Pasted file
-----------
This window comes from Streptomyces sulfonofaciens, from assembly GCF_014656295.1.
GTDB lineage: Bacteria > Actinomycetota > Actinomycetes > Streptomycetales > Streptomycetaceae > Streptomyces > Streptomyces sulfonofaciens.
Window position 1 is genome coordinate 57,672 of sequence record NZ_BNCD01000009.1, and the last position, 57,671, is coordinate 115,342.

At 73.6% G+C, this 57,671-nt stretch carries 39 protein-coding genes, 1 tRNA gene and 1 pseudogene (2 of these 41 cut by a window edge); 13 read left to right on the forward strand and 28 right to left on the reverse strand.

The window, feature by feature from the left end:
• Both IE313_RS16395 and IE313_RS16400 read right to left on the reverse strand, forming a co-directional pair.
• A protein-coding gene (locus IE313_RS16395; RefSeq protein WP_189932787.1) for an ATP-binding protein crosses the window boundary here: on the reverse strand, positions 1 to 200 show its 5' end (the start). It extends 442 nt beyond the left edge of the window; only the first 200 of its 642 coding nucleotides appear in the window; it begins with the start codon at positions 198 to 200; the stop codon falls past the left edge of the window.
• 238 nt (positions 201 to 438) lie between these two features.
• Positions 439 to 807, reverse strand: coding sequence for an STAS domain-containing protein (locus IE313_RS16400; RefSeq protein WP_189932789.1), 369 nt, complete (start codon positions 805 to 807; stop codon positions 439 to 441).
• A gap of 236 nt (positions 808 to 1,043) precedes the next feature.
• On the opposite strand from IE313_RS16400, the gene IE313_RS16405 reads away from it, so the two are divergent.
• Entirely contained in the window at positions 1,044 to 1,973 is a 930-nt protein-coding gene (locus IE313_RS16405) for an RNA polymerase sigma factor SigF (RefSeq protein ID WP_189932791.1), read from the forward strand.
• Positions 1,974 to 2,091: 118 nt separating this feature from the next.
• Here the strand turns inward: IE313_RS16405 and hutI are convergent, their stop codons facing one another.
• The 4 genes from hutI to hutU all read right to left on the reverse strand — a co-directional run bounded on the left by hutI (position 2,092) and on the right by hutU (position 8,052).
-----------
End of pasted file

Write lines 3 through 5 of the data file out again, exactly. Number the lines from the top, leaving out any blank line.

Window position 1 is genome coordinate 57,672 of sequence record NZ_BNCD01000009.1, and the last position, 57,671, is coordinate 115,342.

At 73.6% G+C, this 57,671-nt stretch carries 39 protein-coding genes, 1 tRNA gene and 1 pseudogene (2 of these 41 cut by a window edge); 13 read left to right on the forward strand and 28 right to left on the reverse strand.

The window, feature by feature from the left end: